More Texperiences

Alone in ParadiseIn the Sunday Statesman, Mike Leggett mourned the passing of natural simplicity and urged readers to pursue a litany of activities that exemplify the rich outdoor opportunities that still remain. I haven’t done more than a handful of his checklist items, but many of us have similar experiences that evoke wonderment and appreciation intermingled among the fond memories.

The following are some of my favorite outdoor moments, near and far, experienced courtesy of the Lone Star state. I wouldn’t say that these are “must do” events, because Texas, like life, isn’t something that can be checked off a list. Just about anyplace can be special with the right experience, and in that context Texas offers a nearly unlimited supply of grandeur. Perhaps these items give you some new ideas for your next journey, or rekindle fond memories of destinations past. Feel free to share your own Texas experiences, or better yet, just go out and create some new ones.

  • Watch the stars from McDonald Observatory: There aren’t many better places to watch the night sky than outside Ft. Davis, where the pros do it on a nightly basis. The organized Star Parties are a great way to watch and learn, but my favorite nights were spent standing in solitude while the 107″ slowly spun into position.
  • Hike it in and do primitive camping: There are lots of state parks to chose from, and the majority of camping spaces are given over to RV’s and drive-in access. While easy access allows for better food and drink, primitive camping provides solitude, exercise, and the culinary satisfaction of open flame cooking (when and where allowed). Colorado Bend and Lost Maples (off season) are two of my favorite parks that have beautiful primitive sites with only a mile or two hike required.
  • Walk around Barton Springs Pool: How many times have you been to Barton Springs and headed straight for your favorite sunny / shady spot to commence immediate relaxation? Next time, take a few minutes to stroll around and explore the rocky path, the shallow end, the clubhouse, and the secluded hillside corners to appreciate the full variety of natural and human scenery. And don’t forget the free side, where families and dogs always have way more fun.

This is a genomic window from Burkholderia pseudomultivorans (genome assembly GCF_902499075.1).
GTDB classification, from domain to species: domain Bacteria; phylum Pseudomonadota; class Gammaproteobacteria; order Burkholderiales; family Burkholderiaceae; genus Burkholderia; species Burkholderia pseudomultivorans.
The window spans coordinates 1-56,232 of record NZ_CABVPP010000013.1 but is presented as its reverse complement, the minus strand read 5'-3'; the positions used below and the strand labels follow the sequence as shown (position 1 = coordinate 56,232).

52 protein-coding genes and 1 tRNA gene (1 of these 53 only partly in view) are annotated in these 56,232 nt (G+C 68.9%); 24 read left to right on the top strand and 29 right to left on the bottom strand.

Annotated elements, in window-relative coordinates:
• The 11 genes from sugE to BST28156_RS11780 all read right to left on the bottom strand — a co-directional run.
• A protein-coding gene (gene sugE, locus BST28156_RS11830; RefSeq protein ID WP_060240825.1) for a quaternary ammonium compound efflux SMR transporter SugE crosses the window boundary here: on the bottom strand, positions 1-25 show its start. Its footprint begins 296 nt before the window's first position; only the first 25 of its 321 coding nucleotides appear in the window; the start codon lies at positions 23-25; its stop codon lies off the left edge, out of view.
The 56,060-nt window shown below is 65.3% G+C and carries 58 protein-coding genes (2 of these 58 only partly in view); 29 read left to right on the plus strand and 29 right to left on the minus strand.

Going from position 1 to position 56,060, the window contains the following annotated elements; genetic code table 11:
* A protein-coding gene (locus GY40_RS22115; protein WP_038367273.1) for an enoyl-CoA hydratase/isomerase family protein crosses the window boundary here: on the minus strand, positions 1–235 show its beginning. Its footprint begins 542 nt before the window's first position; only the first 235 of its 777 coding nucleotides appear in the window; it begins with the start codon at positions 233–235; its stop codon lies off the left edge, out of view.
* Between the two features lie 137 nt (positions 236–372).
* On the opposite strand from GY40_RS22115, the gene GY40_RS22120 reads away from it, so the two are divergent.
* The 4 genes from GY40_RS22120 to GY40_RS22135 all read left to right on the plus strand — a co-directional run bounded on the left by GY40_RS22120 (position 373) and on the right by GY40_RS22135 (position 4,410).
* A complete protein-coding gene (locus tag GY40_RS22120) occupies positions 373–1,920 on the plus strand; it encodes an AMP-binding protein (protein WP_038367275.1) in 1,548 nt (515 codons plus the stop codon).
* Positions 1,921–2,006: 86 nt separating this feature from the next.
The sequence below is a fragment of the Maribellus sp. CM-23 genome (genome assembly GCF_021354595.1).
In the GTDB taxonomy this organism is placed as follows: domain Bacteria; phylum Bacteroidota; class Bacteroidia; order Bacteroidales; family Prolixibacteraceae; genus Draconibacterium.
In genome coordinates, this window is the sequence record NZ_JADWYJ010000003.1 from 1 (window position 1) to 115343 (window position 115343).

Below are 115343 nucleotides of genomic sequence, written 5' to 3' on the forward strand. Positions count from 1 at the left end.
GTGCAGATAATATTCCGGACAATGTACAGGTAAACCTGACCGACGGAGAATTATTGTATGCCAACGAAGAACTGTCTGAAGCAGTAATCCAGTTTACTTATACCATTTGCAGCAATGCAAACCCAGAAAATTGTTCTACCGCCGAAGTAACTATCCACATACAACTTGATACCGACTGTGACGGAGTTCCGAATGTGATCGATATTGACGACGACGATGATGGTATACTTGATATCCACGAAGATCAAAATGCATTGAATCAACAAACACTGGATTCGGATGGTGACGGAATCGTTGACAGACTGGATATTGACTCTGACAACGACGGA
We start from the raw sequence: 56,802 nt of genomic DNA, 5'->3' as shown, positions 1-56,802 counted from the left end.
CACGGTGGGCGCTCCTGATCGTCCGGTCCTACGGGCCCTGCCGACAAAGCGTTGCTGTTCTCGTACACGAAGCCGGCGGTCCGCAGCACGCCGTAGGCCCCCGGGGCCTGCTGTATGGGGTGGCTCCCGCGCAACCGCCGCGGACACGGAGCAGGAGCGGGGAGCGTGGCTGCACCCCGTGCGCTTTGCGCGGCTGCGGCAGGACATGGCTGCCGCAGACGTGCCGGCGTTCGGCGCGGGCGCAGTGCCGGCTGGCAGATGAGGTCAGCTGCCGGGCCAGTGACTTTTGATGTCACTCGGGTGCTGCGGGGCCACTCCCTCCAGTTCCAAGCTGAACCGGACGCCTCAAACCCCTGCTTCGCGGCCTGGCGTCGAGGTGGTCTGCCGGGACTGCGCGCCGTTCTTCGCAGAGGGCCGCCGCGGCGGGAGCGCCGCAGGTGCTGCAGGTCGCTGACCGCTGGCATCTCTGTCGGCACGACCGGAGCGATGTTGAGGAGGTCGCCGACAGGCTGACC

• Drive TX-337: This stretch of Hill Country road takes you West of Bandera through some of the best scenery that Texas has to offer. It may not be PCH or Deal’s Gap, but it’s pretty stunning nonetheless. There’s a lot to see along the road, and more attractions off of it for those looking to explore.
  • Be the first visitor to Hamilton Pool: Early birds can have one of Austin’s crown jewels all to themselves, especially on a weekday or murky mornings. As LCRA paves the way for more development, expect the pristine solitude to become harder to come by, in which case you can always take the oft-overlooked hiking trail to the Pedernales.
  • Watch the sunset from a Loop 360 overlook: Mention sunsets around Austin, and you’ll get loads of suggestions to climb Mt. Bonnell or trek out to the Oasis. Don’t forget there are also the limestone cliffs above Loop 360 that provide romantic views without subjecting you to multi-million dollar mansion envy or bad food. Just park South of Courtyard Dr. and hike up to the nearest trail to get to the overlook.
  • Swim in a secluded spot along the Barton Creek Greenbelt: If it ever rains more than a couple inches again, the Greenbelt will once again come alive with running water. Sculpture Falls can get pretty dense, so my wife and I often hike in from the Zilker entrance and see what interesting rapids have formed along the trail. The trail along the south bank between Gus Fruh and 360 has a number of great little spots to let the water wash over you.
  • Hike along Bull Creek: This is another spot that requires some rainfall, lest you make the journey in stagnant warm water. Starting at the low water crossing along Lakewood Dr. (entering either off 2222 or 360), hiking either up or down stream is typically pretty shallow and easy going. Upstream has the hidden falls, downstream has big rocks and smooth riverbeds. Either path is great for a relaxing stroll in the water. And the nearby trails and BCP land are enough to keep you occupied all day.

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